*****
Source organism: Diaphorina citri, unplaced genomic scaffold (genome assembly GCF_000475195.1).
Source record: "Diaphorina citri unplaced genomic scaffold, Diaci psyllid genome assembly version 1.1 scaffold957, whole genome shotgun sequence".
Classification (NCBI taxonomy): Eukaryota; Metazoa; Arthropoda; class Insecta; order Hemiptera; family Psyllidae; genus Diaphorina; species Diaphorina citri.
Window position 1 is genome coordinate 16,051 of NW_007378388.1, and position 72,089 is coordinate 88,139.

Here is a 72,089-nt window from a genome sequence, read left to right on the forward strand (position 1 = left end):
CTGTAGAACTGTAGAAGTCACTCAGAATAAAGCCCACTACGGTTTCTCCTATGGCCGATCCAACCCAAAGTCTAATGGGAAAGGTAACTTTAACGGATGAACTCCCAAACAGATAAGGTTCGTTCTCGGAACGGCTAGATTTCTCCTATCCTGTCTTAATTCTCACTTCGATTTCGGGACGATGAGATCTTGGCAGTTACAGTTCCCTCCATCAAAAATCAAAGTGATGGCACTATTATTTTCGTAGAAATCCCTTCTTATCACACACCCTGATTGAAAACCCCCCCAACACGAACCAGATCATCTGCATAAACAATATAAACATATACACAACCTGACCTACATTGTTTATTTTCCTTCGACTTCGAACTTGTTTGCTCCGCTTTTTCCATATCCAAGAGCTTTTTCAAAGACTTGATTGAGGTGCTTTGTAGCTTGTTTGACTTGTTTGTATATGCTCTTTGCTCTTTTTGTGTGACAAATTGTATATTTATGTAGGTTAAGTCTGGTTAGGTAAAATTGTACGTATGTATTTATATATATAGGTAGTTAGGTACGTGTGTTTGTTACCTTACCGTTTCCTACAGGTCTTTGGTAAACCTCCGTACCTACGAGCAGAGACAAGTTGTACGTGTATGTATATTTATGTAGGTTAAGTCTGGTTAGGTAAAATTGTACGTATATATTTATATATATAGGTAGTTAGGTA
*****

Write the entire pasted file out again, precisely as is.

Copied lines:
Source organism: Diaphorina citri, unplaced genomic scaffold (genome assembly GCF_000475195.1).
Source record: "Diaphorina citri unplaced genomic scaffold, Diaci psyllid genome assembly version 1.1 scaffold957, whole genome shotgun sequence".
Classification (NCBI taxonomy): Eukaryota; Metazoa; Arthropoda; class Insecta; order Hemiptera; family Psyllidae; genus Diaphorina; species Diaphorina citri.
Window position 1 is genome coordinate 16,051 of NW_007378388.1, and position 72,089 is coordinate 88,139.

Here is a 72,089-nt window from a genome sequence, read left to right on the forward strand (position 1 = left end):
CTGTAGAACTGTAGAAGTCACTCAGAATAAAGCCCACTACGGTTTCTCCTATGGCCGATCCAACCCAAAGTCTAATGGGAAAGGTAACTTTAACGGATGAACTCCCAAACAGATAAGGTTCGTTCTCGGAACGGCTAGATTTCTCCTATCCTGTCTTAATTCTCACTTCGATTTCGGGACGATGAGATCTTGGCAGTTACAGTTCCCTCCATCAAAAATCAAAGTGATGGCACTATTATTTTCGTAGAAATCCCTTCTTATCACACACCCTGATTGAAAACCCCCCCAACACGAACCAGATCATCTGCATAAACAATATAAACATATACACAACCTGACCTACATTGTTTATTTTCCTTCGACTTCGAACTTGTTTGCTCCGCTTTTTCCATATCCAAGAGCTTTTTCAAAGACTTGATTGAGGTGCTTTGTAGCTTGTTTGACTTGTTTGTATATGCTCTTTGCTCTTTTTGTGTGACAAATTGTATATTTATGTAGGTTAAGTCTGGTTAGGTAAAATTGTACGTATGTATTTATATATATAGGTAGTTAGGTACGTGTGTTTGTTACCTTACCGTTTCCTACAGGTCTTTGGTAAACCTCCGTACCTACGAGCAGAGACAAGTTGTACGTGTATGTATATTTATGTAGGTTAAGTCTGGTTAGGTAAAATTGTACGTATATATTTATATATATAGGTAGTTAGGTA